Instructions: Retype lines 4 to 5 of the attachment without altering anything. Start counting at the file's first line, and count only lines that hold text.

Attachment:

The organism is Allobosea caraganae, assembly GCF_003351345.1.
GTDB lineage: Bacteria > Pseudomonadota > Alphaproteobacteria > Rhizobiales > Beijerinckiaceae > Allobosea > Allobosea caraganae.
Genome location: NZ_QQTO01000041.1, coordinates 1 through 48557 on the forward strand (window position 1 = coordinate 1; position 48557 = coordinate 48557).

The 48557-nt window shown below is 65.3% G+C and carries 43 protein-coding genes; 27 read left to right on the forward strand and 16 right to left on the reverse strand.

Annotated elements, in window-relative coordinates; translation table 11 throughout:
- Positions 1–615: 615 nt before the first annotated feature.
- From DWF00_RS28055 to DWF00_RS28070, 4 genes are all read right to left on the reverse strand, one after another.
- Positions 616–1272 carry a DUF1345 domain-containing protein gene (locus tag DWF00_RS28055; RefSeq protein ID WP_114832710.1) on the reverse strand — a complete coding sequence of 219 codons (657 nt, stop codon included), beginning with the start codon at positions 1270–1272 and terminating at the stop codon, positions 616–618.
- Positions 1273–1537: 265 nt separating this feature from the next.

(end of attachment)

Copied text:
The 48557-nt window shown below is 65.3% G+C and carries 43 protein-coding genes; 27 read left to right on the forward strand and 16 right to left on the reverse strand.

Annotated elements, in window-relative coordinates; translation table 11 throughout: